Pea and cucumber soup
Trip Start Jun 12, 2007
129Trip End Ongoing
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One of the features of the property is a large fountain which has been restored to working order. I love fountains and water related things and they schedule the fountain to go off every few hours for 20 minutes at a time. When we arrived the fountain was going to start up in around 10 minutes time, so we made our way over there first and positioned ourselves to watch it. There was scarcely another person around and we sat in silence as the fountain started up and we watched as cascades of water thundered down – it was pretty impressive.
Following the fountain show we took the audio guides round the site listening to details of the history of the property and eye witness accounts of the day the fire took place. It started to rain as we walked round, at first lightly and then heavily – mum and dad took shelter in the main part of the ruins and me and John continued round the grounds listening to the guides.
In the grounds mum found a huge fungus, which she was assuring us was edible, it might well be, but not one of us trusts her judgement on fungus's - berries, fruits etc, yes, if she says its edible we all try it, but fungus ..... NO!! This is bourne out of an incident a few years back when mum nearly bumped dad off by insisting that this particular fungus was edible and realising ..... just as she finished cooking it and was serving it up for them to eat ..... that it was in fact a highly poisonous one! So yeah, we always give each other a sideways glance and smiles along with some heckling of course, when mum presents another fungus that she assures us we can eat!!!! (Just in case you're wondering, mum didn't pick this, some other vandal had done that and left it discarded on the floor).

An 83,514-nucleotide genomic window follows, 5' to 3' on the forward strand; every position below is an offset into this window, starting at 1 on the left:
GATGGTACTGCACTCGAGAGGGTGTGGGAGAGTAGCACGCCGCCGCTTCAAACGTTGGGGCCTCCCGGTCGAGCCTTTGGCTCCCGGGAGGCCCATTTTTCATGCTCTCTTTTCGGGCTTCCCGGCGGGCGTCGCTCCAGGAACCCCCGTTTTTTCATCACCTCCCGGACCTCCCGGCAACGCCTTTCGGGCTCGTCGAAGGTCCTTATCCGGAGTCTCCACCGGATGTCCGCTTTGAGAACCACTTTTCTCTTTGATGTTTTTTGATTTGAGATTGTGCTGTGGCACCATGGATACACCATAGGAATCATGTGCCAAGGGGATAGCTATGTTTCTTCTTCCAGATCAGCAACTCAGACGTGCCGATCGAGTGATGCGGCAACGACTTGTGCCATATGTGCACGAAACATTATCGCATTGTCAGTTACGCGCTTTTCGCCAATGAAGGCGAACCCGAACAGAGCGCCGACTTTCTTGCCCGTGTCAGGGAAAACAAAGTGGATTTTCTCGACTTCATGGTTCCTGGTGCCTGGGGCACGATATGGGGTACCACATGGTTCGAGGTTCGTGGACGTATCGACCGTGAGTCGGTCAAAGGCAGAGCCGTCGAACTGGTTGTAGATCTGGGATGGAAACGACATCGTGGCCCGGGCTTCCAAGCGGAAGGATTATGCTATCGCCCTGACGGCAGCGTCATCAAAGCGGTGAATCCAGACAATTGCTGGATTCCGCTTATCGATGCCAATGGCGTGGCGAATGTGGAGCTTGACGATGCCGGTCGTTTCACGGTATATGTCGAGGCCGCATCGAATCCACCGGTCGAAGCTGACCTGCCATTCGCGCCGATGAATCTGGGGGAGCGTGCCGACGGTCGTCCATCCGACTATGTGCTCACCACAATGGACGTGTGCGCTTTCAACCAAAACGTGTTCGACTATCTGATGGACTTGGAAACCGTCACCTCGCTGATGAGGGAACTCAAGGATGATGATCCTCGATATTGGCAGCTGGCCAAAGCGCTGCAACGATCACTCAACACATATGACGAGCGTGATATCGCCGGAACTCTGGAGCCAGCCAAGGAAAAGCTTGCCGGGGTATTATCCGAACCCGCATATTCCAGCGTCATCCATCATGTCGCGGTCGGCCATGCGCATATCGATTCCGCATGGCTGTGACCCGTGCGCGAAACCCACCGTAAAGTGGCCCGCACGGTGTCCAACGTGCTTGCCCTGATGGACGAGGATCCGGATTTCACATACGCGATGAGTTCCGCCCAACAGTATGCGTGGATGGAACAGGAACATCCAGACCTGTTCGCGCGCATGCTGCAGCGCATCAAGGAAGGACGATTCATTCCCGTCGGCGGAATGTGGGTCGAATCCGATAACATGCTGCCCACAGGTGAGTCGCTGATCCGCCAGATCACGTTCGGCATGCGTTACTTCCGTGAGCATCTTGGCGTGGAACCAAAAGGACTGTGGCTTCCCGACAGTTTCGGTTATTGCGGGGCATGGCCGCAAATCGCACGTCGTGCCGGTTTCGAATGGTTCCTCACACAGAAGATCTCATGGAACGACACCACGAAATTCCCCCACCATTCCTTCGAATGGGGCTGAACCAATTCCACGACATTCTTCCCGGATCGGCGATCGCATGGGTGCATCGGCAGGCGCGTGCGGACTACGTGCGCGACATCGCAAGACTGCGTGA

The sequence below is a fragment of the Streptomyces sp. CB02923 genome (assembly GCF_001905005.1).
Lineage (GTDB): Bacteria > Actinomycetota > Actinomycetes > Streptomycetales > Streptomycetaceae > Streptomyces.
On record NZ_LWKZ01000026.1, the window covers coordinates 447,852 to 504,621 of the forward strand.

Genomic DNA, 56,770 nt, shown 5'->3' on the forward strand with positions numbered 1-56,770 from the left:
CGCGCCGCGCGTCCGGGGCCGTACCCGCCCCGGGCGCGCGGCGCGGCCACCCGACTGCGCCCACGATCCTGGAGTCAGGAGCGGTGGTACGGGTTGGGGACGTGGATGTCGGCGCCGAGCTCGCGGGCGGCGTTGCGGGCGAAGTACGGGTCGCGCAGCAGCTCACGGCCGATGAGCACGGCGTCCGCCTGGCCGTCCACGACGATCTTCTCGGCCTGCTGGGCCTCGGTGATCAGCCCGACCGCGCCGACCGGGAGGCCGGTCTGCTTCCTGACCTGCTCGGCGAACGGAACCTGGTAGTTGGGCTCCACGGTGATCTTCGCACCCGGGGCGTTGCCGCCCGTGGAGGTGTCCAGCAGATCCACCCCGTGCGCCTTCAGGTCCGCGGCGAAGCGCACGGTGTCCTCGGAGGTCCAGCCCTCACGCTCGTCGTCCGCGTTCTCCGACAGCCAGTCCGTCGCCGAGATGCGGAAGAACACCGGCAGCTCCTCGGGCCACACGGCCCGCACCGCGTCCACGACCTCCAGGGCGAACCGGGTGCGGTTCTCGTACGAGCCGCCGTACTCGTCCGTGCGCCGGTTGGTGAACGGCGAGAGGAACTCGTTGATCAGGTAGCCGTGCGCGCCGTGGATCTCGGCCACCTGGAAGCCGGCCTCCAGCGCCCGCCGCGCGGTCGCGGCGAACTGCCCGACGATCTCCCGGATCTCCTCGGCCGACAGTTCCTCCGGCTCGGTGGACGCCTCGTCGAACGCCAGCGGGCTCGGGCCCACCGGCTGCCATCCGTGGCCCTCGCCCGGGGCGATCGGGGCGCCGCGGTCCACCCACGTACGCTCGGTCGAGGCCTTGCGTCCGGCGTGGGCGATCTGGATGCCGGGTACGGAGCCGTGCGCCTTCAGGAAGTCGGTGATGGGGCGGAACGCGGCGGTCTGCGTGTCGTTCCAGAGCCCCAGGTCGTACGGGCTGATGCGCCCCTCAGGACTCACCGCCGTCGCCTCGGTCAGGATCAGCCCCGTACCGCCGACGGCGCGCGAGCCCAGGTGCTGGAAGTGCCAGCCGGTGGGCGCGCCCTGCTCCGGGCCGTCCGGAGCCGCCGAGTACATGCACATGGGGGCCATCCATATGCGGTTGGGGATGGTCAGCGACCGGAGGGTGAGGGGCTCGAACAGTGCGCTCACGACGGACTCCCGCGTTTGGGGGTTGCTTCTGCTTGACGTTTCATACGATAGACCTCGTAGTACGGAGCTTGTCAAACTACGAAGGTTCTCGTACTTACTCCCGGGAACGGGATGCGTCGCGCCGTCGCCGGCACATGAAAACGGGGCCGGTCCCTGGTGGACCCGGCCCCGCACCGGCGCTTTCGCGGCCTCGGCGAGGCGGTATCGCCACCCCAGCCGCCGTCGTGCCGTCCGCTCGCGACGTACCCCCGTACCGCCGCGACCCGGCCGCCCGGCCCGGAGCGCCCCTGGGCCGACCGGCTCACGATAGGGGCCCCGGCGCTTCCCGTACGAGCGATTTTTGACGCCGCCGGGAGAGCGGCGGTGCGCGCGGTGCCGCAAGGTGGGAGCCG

When we’d finished at the ruins, we took shelter in Saint Michael’s church which is adjacent to Witley Court. Inside the walls and ceilings are richly adorned with gilding and paintings by Antonio Bellucci, it’s not at all what you would expect to see inside a church in England and I was quite taken aback by the opulence of it. There was a lady inside who gave us a great account of the history of the church from it’s founding’s to it’s current day presence.
Afterwards we found our way down a grass track to what looked like a converted bungalow – converted into a tearoom!! We sat out in the conservatory listening to the rain as we ate some delicious sandwiches, soup and homemade cake. Once we’d filled our bellies, warmed up and dried out, we headed back to the car to move on to Worcester.
The reason for heading to Worcester was to visit the cathedral, which I had heard was spectacular. We arrived just as a tour was about to start, so we joined onto that and I spent the next hour and a half in awe of the intricate architecture within. It’s definitely worth getting a tour round here as you get so much more information than if you just looked at it, plus if you are lucky, as we were, you get a much more personal slant to it all, with any questions answered – we were extremely fortunate though that we went on a quiet Monday afternoon, and this meant there were only the four of us, plus one other lady on the tour. When we left the cathedral it was late afternoon coming on early evening, so we decided to make our way across country homeward bound.